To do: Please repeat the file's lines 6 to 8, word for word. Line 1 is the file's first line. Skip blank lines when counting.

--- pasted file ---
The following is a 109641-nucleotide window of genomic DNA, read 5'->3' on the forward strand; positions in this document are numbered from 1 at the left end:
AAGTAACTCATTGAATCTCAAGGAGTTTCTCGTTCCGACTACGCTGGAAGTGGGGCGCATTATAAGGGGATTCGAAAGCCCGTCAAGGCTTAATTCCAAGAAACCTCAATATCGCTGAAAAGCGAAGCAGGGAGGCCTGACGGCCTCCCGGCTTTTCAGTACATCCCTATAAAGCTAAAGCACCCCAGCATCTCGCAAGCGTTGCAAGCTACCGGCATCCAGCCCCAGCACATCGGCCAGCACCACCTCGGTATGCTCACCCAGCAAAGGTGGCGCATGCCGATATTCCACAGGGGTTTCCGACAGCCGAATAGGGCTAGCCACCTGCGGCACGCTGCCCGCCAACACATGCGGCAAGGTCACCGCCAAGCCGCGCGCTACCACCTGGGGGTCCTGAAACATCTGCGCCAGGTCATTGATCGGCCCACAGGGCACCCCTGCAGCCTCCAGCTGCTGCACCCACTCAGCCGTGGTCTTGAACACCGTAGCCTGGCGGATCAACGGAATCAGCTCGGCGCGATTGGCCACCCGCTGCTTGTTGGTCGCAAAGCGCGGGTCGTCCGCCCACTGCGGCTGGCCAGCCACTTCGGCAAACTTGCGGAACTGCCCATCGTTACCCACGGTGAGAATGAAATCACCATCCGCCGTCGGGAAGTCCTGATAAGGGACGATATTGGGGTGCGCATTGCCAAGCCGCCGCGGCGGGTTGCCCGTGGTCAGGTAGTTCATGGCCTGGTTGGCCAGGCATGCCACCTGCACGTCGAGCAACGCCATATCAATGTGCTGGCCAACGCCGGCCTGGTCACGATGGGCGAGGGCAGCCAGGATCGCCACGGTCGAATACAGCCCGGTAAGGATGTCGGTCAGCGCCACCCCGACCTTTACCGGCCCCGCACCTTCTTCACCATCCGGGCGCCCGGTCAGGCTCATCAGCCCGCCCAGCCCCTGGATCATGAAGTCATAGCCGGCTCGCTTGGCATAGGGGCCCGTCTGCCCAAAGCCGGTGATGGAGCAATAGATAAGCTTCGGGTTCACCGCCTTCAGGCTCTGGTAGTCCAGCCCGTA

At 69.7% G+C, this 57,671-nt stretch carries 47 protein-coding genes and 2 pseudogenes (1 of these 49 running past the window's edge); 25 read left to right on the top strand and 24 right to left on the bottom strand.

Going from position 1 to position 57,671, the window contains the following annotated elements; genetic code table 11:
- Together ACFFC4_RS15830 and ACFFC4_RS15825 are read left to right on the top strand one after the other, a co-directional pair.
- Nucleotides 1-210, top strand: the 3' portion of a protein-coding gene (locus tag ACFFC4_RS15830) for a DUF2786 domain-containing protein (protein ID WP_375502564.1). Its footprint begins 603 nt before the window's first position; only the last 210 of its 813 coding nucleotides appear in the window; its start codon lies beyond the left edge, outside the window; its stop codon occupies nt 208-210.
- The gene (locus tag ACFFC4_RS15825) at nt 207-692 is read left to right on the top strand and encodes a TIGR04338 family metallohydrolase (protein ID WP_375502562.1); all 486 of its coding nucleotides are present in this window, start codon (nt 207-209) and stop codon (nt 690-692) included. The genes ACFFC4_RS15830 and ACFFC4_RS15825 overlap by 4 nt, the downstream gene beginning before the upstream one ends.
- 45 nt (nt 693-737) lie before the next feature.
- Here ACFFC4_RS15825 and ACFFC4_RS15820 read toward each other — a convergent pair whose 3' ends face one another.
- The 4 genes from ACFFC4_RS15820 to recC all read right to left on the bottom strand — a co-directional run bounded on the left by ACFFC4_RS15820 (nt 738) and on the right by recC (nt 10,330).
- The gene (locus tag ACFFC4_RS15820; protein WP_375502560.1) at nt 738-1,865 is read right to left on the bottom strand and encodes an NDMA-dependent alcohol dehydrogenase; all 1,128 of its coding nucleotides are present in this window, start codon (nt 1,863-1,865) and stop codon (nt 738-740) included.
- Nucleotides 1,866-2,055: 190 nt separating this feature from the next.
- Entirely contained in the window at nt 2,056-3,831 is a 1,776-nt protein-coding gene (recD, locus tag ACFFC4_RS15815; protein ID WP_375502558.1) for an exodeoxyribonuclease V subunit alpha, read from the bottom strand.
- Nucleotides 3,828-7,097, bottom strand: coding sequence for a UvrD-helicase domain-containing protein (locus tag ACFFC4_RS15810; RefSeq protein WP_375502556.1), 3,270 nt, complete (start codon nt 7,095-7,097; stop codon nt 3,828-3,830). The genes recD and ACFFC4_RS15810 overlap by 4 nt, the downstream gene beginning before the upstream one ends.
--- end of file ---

- Nucleotides 1-210, top strand: the 3' portion of a protein-coding gene (locus tag ACFFC4_RS15830) for a DUF2786 domain-containing protein (protein ID WP_375502564.1). Its footprint begins 603 nt before the window's first position; only the last 210 of its 813 coding nucleotides appear in the window; its start codon lies beyond the left edge, outside the window; its stop codon occupies nt 208-210.
- The gene (locus tag ACFFC4_RS15825) at nt 207-692 is read left to right on the top strand and encodes a TIGR04338 family metallohydrolase (protein ID WP_375502562.1); all 486 of its coding nucleotides are present in this window, start codon (nt 207-209) and stop codon (nt 690-692) included. The genes ACFFC4_RS15830 and ACFFC4_RS15825 overlap by 4 nt, the downstream gene beginning before the upstream one ends.
- 45 nt (nt 693-737) lie before the next feature.